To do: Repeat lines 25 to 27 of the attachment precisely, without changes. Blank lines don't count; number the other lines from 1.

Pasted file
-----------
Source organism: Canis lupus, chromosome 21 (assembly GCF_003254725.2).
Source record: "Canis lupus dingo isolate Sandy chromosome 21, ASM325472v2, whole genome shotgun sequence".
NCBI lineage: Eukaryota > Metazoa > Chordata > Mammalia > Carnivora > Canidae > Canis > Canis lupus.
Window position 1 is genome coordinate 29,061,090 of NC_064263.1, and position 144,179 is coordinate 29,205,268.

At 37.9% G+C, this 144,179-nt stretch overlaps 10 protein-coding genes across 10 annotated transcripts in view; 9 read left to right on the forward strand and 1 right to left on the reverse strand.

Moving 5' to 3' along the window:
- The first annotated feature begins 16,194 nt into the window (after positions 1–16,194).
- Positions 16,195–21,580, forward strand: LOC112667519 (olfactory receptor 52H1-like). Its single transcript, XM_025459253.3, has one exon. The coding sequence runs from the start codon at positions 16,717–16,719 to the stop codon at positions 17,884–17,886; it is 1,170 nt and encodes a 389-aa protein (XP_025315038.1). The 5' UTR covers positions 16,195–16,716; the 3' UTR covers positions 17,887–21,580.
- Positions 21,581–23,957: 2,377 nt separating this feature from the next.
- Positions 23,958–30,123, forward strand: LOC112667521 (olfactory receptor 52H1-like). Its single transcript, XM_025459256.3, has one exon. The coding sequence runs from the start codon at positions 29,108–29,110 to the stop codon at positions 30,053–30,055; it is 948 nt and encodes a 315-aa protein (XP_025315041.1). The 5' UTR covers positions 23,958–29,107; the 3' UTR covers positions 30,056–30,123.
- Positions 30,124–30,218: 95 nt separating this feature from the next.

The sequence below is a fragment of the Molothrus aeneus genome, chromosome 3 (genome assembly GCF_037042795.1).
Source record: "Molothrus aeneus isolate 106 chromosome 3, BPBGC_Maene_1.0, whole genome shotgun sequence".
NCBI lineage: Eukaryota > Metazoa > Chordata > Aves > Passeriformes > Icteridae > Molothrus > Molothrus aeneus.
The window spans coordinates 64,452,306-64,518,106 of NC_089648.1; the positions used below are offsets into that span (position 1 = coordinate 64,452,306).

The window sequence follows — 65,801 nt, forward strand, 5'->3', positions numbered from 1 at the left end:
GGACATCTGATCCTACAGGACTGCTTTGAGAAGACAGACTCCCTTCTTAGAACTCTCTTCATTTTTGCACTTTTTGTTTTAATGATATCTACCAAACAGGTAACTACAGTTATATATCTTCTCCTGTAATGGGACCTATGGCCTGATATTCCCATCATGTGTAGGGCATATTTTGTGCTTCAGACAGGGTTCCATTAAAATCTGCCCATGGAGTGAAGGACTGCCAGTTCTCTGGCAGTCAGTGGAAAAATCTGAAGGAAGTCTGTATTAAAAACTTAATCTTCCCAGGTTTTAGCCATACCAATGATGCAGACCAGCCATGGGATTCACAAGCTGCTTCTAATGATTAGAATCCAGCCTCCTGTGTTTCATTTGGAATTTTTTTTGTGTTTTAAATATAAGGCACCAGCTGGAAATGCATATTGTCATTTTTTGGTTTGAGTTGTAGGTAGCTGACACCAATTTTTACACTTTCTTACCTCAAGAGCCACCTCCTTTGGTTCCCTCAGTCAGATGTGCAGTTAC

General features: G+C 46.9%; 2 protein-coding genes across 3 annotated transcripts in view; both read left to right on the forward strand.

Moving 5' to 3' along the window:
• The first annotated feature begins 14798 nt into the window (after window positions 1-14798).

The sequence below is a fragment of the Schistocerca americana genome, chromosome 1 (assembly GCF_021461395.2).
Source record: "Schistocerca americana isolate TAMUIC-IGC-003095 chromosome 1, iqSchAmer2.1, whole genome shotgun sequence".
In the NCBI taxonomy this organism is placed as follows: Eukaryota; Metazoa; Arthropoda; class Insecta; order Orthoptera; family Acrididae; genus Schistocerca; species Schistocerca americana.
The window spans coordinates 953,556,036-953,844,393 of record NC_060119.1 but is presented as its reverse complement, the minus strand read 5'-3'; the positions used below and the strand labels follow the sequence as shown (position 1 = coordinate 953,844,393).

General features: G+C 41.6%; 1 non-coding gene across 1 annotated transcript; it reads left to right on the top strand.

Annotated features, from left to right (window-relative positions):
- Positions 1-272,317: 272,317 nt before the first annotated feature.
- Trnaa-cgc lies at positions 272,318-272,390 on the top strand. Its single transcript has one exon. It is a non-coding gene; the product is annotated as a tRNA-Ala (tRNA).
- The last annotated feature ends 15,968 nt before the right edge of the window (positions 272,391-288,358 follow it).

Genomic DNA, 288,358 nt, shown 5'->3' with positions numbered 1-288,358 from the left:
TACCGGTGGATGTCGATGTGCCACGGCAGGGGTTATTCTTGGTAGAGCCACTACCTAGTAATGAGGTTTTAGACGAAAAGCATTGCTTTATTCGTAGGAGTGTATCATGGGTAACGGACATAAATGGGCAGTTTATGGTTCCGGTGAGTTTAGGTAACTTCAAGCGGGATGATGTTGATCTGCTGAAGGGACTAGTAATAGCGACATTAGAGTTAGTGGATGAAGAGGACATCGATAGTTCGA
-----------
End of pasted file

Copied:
General features: G+C 41.6%; 1 non-coding gene across 1 annotated transcript; it reads left to right on the top strand.

Annotated features, from left to right (window-relative positions):
- Positions 1-272,317: 272,317 nt before the first annotated feature.